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Dr. Cathy A. Kim, MD, APC

6th International Fascia Research Congress accepts Abstract for Poster Presentation

6th International Fascia Research Congress accepts Abstract for Oral Presentation

6th International Fascia Research Congress accepts Abstract for Poster Presentation

Sixth International Fascia Research Congress (FRC) is coming up in September 2022.  After peer review, this abstract was accepted for Poster presentation!

Induction of Hyperemia of the Neck as a Consequence of Thigh Fascia Manipulation Suggests Direct Connection


Cathy Kim, MD
Graal Diaz, PhD
Community Memorial Health System, 147 N. Brent St. Ventura, CA


Genu Recurvatum (GR) is clinically neglected despite the degree of biomechanical dysfunction.  This perspective may be a result of teleological bias, according to Thomas Kuhn, author of The Structure of Scientific Revolutions. The superficial fascia and retinacula cutis form a network, which absorbs multi-directional stresses to and from the deep fascia. Vital to bipedal movement, the thigh has high retinacula cutis content, buffering the network from deep fascia stresses. However, in GR patients, the network becomes less elastic, functionally fusing the superficial fascia and deep fascia. The superficial lamina of the neck is already adherent to the superficial fascia. Dissections have discovered that the superficial fascia between the thigh and neck is continuous. This paper presents findings that suggest a physiologic link exists between thigh and neck fascia in GR patients.


The described method was utilized in a chronic pain patient with genu recurvatum and hypertonic thigh fascia. Myofascial release on the thigh resulted in hyperemia in the cervical areas (Images 1-3). The procedure places the patient in a seated position with optimized neutral pelvis and spine; legs and feet parallel, and knees bent at 90 degrees. The patient then performs isometric contraction of the pelvic floor (kegel) and thigh muscles (by pushing into heels). Simultaneously, high-velocity myofascial glide is executed with a smooth-edged tool along the longitudinal axis of the thigh, moving from proximal to distal. Two key elements are required for this technique, fascial potentiation and high velocity, to maximize disruption of adhesions before the buffering capacity of the retinacula cutis can mitigate the applied force.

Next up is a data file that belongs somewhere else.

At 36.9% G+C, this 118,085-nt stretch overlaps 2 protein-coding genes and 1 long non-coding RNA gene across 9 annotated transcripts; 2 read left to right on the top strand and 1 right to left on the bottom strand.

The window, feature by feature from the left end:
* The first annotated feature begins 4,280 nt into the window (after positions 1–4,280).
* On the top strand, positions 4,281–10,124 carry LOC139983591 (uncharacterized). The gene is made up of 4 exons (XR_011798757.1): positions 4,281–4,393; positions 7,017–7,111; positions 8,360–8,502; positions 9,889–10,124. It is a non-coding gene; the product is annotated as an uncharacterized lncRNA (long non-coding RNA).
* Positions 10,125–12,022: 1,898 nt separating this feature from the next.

A functional neurosurgeon, Dr. Breig, described that it was tension, not compression, on nerve tissue that caused symptoms and proposed creating a field called histodynamics to study the impact of tension on tissue at the cellular level. Results obtained from this intervention suggest that the thigh may translate biomechanical forces into physiological changes via fascial histodynamics, especially in GR patients. With mortality linked to gait and fall risk, these findings support the clinical value of more research into the functional relationship between the thigh and neck. 

Category #2 (Anatomy of Fascia) or #13 (New Hypotheses and Experimental Research Methods)

All Authors:  No disclosures.  

There was no funding for this study.  


Figure 1. Neck before myofascial release of the thigh.
Figure 2. Right neck after myofascial release of the thigh.
Figure 3. Left neck after myofascial release of the thigh.  


  1. Book: A Breig. Adverse Mechanical Tension in the Central Nervous System: An analysis of Cause and Effect, Relief by Functional Neurosurgery. Almqvist & Wiksell International (John Wiley & Sons, Inc.), Stockholm and New York City, 1978.
  2. Book Chapter: TS Kuhn. The Structure of Scientific Revolutions: Progress Through Revolutions. University of Chicago Press, Chicago, pgs. 159-172, 1962.
  3. Book: C Stecco. Functional Atlas of the Human Fascial System. Elsevier, United Kingdom, 2015. 
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Dr. Cathy Kim

Dr. Cathy Kim is a Board-Certified Family Medicine physician and Body Function Specialist. She practices in Camarillo, CA and specializes in complex cases.

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